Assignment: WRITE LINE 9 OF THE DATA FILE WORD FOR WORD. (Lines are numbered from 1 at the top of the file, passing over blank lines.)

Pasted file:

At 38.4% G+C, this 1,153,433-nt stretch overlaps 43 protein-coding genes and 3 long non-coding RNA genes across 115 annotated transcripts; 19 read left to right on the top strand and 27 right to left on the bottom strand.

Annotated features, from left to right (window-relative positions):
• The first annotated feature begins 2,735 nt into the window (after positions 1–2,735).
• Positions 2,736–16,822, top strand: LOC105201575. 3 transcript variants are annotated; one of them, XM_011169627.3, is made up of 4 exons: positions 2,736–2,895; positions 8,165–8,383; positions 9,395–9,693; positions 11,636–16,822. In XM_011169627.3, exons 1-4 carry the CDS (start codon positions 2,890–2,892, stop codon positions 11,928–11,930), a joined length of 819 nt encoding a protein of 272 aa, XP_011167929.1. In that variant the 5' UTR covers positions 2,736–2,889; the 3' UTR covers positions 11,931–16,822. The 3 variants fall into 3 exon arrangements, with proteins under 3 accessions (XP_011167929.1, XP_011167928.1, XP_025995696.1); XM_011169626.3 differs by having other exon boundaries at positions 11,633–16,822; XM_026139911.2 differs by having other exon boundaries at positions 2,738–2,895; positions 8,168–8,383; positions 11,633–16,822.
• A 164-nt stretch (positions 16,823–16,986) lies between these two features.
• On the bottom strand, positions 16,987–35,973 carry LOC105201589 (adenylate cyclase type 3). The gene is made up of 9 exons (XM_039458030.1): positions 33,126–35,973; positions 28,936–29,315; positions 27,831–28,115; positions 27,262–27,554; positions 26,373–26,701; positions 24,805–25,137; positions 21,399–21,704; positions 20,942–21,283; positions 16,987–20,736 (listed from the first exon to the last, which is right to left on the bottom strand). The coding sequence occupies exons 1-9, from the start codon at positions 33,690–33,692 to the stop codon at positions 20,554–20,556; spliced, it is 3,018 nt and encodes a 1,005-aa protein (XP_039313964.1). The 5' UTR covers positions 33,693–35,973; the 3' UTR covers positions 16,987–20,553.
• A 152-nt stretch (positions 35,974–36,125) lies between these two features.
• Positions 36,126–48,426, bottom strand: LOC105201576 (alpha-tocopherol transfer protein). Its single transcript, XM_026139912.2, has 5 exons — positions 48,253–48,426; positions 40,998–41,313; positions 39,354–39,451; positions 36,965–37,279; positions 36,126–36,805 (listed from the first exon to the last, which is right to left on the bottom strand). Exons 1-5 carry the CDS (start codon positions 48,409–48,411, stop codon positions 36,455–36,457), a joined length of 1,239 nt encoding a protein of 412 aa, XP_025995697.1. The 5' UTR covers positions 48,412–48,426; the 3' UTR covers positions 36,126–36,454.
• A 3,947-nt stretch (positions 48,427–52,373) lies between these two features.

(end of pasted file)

• A 3,947-nt stretch (positions 48,427–52,373) lies between these two features.